[snip]
Guerrillas have been staging fewer conventional attacks on U.S.-led NATO forces and Afghan troops and relying more heavily on suicide attacks, improvised explosive devices, assassinations, intimidation and abductions.

Sound like any place you know?

I have no idea why the Democratic leadership in Congress and the Democratic presidential candidates don't shove this information in the faces of American voters. It serves, from my point of view, as a pretty persuasive argument for redeployment out of Iraq. But then, maybe they are afraid that voters weary of one Middle Eastern conflict don't want to see troops thrown right into another one. Even if it's one we still have a chance to win.

Vladimir Putin in Charge for Life - Someway, Somehow

| Wed Oct. 3, 2007 10:15 AM EDT

You've probably heard by now that Vladimir Putin has an interesting solution to being term-limited out of the Russian presidency — become Prime Minister.

Here's an explanation from Slate:

For the past 15 years, [the Prime Ministerial post] has gone to figureheads, technocrats, and relatively unknown economists, some very young. Presidents Yeltsin and Putin both hired and fired prime ministers at will: Russia has thus had 10 prime ministers in the past 10 years, many of them unknown to the general public.
There is, however, nothing in the Russian Constitution that prevents the Russian prime minister from becoming the de facto leader of the country—if the president doesn't object. And if the president is going to be Victor Zubkov, or some other figurehead from Putin's secret inner circle, presumably he won't object. Or he'll be paid not to object. Or he'll be blackmailed not to object. Or he'll deem it in the best interests of his own personal safety not to object. Thus Putin can go on ruling Russia, presumably indefinitely.
It's quite a neat trick, if you think about it: It's as if George W. Bush decided to step down from office, run for Congress in 2008, declare himself speaker of the House, and declare that the speaker of the House would, from then on, take over the president's responsibilities, and run the executive branch. We would call that a de facto coup d'etat. In Russia, it's constitutional politics.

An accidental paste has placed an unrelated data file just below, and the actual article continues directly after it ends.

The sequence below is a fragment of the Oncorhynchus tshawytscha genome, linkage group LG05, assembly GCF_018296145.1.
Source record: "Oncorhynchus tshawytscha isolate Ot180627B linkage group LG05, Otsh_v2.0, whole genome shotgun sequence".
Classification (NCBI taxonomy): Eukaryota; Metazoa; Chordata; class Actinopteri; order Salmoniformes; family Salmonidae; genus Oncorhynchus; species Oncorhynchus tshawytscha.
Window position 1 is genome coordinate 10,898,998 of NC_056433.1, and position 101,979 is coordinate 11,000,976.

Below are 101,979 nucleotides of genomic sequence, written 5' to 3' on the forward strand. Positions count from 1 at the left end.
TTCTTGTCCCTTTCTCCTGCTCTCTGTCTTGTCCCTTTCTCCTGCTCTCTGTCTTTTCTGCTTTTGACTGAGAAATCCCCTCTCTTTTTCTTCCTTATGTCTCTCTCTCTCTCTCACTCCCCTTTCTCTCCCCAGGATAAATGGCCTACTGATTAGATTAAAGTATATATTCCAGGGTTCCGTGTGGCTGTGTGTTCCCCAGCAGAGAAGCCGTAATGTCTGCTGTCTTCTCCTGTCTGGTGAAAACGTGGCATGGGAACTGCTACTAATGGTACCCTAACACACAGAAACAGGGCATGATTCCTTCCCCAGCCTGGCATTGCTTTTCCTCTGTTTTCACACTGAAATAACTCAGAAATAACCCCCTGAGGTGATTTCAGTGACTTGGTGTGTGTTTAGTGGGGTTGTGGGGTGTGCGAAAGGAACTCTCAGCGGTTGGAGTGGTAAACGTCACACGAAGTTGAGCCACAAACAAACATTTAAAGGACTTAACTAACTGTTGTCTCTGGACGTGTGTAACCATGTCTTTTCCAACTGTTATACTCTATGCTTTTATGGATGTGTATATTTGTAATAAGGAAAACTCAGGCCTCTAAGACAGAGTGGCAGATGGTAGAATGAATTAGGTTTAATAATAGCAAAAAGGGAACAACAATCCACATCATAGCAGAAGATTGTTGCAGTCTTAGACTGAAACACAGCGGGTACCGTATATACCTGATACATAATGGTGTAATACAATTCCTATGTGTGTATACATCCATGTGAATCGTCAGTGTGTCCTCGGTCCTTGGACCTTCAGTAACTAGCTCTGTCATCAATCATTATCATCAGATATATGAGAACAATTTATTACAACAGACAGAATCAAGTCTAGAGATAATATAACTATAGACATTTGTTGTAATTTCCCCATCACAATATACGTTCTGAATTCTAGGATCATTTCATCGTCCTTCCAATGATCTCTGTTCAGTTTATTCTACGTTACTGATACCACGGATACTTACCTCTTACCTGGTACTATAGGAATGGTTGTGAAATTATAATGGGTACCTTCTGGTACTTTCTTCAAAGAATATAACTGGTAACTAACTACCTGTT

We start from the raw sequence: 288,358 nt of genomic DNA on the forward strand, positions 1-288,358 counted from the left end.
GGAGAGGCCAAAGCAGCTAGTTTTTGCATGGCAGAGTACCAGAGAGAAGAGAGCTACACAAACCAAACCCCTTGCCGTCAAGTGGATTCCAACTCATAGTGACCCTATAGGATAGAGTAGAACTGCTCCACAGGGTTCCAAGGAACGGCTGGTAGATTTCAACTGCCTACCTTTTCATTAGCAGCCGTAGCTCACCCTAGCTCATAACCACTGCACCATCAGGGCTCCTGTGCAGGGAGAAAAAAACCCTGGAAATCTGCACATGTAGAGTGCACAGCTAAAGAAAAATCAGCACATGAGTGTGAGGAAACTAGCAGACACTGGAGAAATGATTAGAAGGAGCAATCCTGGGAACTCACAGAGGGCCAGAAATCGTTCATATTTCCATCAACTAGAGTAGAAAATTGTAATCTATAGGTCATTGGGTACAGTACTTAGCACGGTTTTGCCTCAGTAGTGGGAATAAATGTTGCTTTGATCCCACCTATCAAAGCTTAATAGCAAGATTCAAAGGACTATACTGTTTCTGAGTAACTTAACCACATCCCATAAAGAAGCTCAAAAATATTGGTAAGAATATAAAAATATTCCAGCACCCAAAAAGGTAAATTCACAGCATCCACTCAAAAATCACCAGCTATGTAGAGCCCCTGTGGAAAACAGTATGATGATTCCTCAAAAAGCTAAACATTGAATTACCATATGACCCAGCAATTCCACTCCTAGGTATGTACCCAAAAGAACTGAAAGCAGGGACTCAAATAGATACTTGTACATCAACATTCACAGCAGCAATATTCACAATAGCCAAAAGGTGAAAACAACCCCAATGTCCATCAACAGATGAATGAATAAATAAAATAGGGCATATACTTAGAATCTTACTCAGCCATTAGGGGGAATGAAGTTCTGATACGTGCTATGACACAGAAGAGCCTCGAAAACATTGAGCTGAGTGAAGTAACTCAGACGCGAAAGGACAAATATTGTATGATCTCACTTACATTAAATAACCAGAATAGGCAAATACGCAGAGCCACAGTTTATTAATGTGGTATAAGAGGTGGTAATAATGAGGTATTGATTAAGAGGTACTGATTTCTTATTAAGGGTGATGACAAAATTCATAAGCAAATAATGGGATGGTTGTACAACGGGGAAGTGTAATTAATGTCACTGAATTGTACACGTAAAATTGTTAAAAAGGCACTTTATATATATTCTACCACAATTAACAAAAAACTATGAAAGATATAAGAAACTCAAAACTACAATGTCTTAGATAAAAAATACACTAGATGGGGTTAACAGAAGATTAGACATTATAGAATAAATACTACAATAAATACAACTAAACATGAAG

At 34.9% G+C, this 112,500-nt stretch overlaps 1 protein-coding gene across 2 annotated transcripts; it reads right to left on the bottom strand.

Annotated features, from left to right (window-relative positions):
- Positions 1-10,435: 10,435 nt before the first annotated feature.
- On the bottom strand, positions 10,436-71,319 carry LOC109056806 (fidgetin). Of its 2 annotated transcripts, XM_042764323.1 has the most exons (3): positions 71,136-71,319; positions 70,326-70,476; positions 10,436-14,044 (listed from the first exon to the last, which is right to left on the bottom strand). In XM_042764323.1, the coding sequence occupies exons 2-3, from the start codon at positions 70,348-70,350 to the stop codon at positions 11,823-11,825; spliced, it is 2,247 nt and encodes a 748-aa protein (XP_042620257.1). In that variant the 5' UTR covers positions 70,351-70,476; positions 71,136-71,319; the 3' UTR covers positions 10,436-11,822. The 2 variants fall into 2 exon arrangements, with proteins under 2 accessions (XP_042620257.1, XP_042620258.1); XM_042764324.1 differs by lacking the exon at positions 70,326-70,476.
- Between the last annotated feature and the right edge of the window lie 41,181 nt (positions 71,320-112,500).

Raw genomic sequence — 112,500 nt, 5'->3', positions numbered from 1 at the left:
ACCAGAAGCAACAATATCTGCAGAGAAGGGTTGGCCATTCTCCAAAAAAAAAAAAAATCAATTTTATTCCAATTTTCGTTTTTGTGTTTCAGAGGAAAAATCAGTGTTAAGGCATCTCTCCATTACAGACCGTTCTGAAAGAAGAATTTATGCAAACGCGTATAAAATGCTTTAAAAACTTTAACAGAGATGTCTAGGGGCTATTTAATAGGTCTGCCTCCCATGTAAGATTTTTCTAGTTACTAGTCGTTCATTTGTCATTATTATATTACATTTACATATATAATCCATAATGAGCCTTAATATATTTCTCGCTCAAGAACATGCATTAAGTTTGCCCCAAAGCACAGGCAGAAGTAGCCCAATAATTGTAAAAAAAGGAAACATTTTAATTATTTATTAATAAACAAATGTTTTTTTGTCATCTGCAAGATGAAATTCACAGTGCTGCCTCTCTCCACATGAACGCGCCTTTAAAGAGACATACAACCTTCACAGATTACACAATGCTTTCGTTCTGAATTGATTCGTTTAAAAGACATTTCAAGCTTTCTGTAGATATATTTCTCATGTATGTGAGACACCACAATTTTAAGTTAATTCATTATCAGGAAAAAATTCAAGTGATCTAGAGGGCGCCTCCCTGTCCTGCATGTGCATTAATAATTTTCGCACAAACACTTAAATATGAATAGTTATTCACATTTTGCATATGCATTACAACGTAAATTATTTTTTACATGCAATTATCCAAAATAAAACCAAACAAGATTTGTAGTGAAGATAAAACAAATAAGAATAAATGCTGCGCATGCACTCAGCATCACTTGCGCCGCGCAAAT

And the Russians don't really seem to mind. Witness this quote from an ABC News story: "What would you expect? He's a fit man of only 55, raised the country from ruin to prosperity," said Rita Aliyev, a teacher. "It never crossed my mind that he'd retire. It's great that at least he's now looking for a democratic way to stay in power."

Putin's approval rating is at 77 percent, ruling out the possibility of Dick Cheney trying this ploy.

Does the Virtual World Need Virtual Lawsuits?

| Wed Oct. 3, 2007 10:14 AM EDT

A Pennsylvania lawyer has sued the creator of the online virtual universe Second Life after the company banned him from the game and confiscated his virtual winnings. Apparently he'd been cheating in the game's land-auction process. The lawyer is asking for $8,000 in restitution. Maybe the game needs to be expanded to include "virtual litigation," complete with jury pools and subpoena power...

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New Evidence: Republicans Losing Key Chunk of Their Base

| Wed Oct. 3, 2007 9:54 AM EDT

Put this in the Schauenfreude department:

The Republican Party, known since the late 19th century as the party of business, is losing its lock on that title.
New evidence suggests a potentially historic shift in the Republican Party's identity -- what strategists call its "brand." The votes of many disgruntled fiscal conservatives and other lapsed Republicans are now up for grabs, which could alter U.S. politics in the 2008 elections and beyond.
Some business leaders are drifting away from the party because of the war in Iraq, the growing federal debt and a conservative social agenda they don't share. In manufacturing sectors such as the auto industry, some Republicans want direct government help with soaring health-care costs, which Republicans in Washington have been reluctant to provide. And some business people want more government action on global warming, arguing that a bolder plan is not only inevitable, but could spur new industries.